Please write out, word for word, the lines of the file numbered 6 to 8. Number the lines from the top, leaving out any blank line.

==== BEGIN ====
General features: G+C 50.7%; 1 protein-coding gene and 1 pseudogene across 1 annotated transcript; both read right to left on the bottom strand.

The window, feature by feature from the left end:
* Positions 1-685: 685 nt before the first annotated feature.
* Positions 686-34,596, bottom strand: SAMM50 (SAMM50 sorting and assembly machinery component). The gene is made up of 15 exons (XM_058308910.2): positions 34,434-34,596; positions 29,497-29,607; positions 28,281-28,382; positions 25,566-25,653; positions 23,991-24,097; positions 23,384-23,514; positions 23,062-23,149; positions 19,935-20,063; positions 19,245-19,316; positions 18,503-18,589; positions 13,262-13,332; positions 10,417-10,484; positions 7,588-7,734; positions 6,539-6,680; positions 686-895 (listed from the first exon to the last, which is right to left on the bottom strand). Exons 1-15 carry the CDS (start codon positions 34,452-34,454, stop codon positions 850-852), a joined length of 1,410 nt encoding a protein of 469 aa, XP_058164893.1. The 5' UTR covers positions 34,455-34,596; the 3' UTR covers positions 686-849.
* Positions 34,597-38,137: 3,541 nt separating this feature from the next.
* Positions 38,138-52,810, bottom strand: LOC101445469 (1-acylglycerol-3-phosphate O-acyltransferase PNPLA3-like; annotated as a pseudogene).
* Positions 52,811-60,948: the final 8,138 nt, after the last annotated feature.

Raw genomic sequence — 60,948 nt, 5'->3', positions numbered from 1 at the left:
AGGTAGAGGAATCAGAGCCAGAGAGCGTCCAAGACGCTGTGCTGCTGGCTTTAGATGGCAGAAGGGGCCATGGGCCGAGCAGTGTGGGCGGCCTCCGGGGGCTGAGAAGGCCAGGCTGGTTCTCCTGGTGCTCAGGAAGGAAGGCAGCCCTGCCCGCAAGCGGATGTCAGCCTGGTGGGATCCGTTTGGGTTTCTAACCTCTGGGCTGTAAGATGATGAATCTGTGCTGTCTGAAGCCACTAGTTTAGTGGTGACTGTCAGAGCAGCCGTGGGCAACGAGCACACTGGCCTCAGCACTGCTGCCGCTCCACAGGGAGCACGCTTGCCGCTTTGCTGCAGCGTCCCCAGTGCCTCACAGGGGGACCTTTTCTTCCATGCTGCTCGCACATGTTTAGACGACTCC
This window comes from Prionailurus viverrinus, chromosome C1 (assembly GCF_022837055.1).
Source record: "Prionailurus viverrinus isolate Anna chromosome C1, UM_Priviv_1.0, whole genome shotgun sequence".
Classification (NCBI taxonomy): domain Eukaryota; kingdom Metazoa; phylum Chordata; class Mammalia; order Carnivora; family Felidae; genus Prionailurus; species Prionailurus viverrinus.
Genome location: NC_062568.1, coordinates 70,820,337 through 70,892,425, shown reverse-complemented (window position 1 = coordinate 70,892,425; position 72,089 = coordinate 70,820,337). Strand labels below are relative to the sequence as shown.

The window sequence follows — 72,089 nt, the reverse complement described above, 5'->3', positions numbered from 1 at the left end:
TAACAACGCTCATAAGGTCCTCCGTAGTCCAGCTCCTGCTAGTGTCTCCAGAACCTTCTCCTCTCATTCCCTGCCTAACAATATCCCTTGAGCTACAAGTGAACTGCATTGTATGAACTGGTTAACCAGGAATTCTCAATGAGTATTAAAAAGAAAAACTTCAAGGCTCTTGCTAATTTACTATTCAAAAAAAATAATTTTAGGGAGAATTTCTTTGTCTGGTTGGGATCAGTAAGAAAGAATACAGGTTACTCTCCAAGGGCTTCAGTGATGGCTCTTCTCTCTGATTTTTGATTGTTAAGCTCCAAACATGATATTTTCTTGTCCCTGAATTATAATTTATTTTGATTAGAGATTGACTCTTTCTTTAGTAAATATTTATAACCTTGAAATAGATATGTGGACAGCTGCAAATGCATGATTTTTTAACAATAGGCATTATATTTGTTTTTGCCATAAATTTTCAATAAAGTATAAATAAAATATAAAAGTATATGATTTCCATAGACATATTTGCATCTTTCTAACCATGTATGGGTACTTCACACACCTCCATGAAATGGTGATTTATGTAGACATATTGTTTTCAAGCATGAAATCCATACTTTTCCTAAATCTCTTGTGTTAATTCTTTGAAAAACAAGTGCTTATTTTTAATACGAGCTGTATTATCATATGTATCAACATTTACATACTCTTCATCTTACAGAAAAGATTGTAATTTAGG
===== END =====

* Positions 38,138-52,810, bottom strand: LOC101445469 (1-acylglycerol-3-phosphate O-acyltransferase PNPLA3-like; annotated as a pseudogene).
* Positions 52,811-60,948: the final 8,138 nt, after the last annotated feature.

Raw genomic sequence — 60,948 nt, 5'->3', positions numbered from 1 at the left: